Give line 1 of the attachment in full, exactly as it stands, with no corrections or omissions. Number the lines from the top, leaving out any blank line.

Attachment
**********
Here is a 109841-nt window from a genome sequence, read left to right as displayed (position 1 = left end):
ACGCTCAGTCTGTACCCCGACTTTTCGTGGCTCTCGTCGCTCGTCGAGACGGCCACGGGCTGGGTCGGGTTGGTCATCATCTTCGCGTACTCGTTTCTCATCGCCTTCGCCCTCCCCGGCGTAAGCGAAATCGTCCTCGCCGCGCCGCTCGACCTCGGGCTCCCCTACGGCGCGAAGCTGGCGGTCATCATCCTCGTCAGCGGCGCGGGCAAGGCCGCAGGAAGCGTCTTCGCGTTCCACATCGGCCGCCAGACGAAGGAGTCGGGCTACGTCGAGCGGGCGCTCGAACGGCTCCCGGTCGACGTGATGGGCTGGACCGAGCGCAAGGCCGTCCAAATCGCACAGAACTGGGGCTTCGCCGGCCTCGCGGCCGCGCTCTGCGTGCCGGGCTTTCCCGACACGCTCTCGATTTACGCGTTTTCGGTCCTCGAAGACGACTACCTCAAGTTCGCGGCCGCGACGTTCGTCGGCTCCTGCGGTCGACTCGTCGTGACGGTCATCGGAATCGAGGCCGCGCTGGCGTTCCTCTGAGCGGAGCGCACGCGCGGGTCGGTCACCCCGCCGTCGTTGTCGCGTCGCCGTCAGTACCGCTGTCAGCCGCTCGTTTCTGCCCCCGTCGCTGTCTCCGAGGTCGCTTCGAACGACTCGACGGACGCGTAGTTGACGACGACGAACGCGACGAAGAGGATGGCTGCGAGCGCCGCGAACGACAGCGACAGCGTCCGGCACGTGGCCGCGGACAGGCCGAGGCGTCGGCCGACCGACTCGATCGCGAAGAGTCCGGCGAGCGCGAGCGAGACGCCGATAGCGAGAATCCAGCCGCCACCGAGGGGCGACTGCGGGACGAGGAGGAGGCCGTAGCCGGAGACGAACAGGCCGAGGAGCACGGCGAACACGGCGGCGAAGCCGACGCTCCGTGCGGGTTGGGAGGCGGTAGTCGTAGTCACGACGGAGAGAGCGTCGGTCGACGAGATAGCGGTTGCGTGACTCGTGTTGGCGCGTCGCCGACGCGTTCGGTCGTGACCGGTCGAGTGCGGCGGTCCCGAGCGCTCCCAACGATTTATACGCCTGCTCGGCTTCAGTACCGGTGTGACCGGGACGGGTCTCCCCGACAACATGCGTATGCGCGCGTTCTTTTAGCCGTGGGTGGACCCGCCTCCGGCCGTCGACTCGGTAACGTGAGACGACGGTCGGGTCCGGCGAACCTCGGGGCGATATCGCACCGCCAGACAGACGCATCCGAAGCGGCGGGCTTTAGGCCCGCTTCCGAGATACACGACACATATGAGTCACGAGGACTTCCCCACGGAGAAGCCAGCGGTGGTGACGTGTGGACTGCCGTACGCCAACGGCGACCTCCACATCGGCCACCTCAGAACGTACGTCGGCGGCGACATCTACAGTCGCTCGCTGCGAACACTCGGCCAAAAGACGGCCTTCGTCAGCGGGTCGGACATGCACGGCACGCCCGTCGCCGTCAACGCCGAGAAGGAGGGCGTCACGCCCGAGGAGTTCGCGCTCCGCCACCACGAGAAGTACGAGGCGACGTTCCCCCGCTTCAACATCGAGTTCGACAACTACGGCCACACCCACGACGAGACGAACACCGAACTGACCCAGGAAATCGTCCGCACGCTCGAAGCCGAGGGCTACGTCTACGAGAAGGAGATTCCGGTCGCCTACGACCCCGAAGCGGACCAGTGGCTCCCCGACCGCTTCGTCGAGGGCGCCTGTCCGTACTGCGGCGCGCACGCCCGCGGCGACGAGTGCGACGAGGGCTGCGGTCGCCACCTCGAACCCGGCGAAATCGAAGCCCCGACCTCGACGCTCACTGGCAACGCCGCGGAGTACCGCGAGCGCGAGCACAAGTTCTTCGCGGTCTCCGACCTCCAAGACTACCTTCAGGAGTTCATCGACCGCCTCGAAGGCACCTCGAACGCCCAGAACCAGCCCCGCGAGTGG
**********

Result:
Here is a 109841-nt window from a genome sequence, read left to right as displayed (position 1 = left end):